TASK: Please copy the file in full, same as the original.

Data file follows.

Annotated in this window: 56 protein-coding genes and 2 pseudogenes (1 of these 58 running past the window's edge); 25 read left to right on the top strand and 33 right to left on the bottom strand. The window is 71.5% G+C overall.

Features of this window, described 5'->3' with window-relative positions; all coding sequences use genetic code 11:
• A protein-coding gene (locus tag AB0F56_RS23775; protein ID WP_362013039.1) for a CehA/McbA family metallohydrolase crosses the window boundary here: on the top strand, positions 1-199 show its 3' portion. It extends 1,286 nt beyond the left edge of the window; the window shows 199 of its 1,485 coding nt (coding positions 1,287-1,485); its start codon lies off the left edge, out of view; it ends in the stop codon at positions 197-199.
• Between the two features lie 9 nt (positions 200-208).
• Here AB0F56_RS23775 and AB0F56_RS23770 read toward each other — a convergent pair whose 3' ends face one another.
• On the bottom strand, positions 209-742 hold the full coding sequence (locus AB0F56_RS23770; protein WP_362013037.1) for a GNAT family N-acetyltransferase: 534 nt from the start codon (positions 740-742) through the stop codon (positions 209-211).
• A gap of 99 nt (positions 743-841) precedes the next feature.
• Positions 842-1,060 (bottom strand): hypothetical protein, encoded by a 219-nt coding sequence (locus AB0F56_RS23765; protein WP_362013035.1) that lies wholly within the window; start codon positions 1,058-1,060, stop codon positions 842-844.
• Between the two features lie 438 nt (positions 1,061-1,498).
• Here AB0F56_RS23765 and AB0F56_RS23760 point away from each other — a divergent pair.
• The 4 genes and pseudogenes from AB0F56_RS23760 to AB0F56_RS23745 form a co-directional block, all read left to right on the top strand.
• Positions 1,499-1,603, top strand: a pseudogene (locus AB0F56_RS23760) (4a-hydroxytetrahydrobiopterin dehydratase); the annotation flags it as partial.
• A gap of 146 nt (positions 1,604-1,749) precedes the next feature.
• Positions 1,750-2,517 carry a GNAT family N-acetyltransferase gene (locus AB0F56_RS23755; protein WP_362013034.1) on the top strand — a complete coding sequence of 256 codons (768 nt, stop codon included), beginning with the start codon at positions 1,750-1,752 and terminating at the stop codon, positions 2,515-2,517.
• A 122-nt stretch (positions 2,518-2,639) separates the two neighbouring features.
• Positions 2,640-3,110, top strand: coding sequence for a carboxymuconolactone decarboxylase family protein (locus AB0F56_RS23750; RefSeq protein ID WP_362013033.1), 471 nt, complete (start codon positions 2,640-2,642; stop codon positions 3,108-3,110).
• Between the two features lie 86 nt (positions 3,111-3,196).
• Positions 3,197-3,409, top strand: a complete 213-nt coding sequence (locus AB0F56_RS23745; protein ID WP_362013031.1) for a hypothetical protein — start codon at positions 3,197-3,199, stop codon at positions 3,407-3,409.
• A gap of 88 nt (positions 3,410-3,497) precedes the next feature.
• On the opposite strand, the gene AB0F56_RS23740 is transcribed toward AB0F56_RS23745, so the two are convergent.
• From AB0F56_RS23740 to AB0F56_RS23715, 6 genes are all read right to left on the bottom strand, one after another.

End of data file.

Annotated in this window: 56 protein-coding genes and 2 pseudogenes (1 of these 58 running past the window's edge); 25 read left to right on the top strand and 33 right to left on the bottom strand. The window is 71.5% G+C overall.

Features of this window, described 5'->3' with window-relative positions; all coding sequences use genetic code 11:
• A protein-coding gene (locus tag AB0F56_RS23775; protein ID WP_362013039.1) for a CehA/McbA family metallohydrolase crosses the window boundary here: on the top strand, positions 1-199 show its 3' portion. It extends 1,286 nt beyond the left edge of the window; the window shows 199 of its 1,485 coding nt (coding positions 1,287-1,485); its start codon lies off the left edge, out of view; it ends in the stop codon at positions 197-199.
• Between the two features lie 9 nt (positions 200-208).
• Here AB0F56_RS23775 and AB0F56_RS23770 read toward each other — a convergent pair whose 3' ends face one another.
• On the bottom strand, positions 209-742 hold the full coding sequence (locus AB0F56_RS23770; protein WP_362013037.1) for a GNAT family N-acetyltransferase: 534 nt from the start codon (positions 740-742) through the stop codon (positions 209-211).
• A gap of 99 nt (positions 743-841) precedes the next feature.
• Positions 842-1,060 (bottom strand): hypothetical protein, encoded by a 219-nt coding sequence (locus AB0F56_RS23765; protein WP_362013035.1) that lies wholly within the window; start codon positions 1,058-1,060, stop codon positions 842-844.
• Between the two features lie 438 nt (positions 1,061-1,498).
• Here AB0F56_RS23765 and AB0F56_RS23760 point away from each other — a divergent pair.
• The 4 genes and pseudogenes from AB0F56_RS23760 to AB0F56_RS23745 form a co-directional block, all read left to right on the top strand.
• Positions 1,499-1,603, top strand: a pseudogene (locus AB0F56_RS23760) (4a-hydroxytetrahydrobiopterin dehydratase); the annotation flags it as partial.
• A gap of 146 nt (positions 1,604-1,749) precedes the next feature.
• Positions 1,750-2,517 carry a GNAT family N-acetyltransferase gene (locus AB0F56_RS23755; protein WP_362013034.1) on the top strand — a complete coding sequence of 256 codons (768 nt, stop codon included), beginning with the start codon at positions 1,750-1,752 and terminating at the stop codon, positions 2,515-2,517.
• A 122-nt stretch (positions 2,518-2,639) separates the two neighbouring features.
• Positions 2,640-3,110, top strand: coding sequence for a carboxymuconolactone decarboxylase family protein (locus AB0F56_RS23750; RefSeq protein ID WP_362013033.1), 471 nt, complete (start codon positions 2,640-2,642; stop codon positions 3,108-3,110).
• Between the two features lie 86 nt (positions 3,111-3,196).
• Positions 3,197-3,409, top strand: a complete 213-nt coding sequence (locus AB0F56_RS23745; protein ID WP_362013031.1) for a hypothetical protein — start codon at positions 3,197-3,199, stop codon at positions 3,407-3,409.
• A gap of 88 nt (positions 3,410-3,497) precedes the next feature.
• On the opposite strand, the gene AB0F56_RS23740 is transcribed toward AB0F56_RS23745, so the two are convergent.
• From AB0F56_RS23740 to AB0F56_RS23715, 6 genes are all read right to left on the bottom strand, one after another.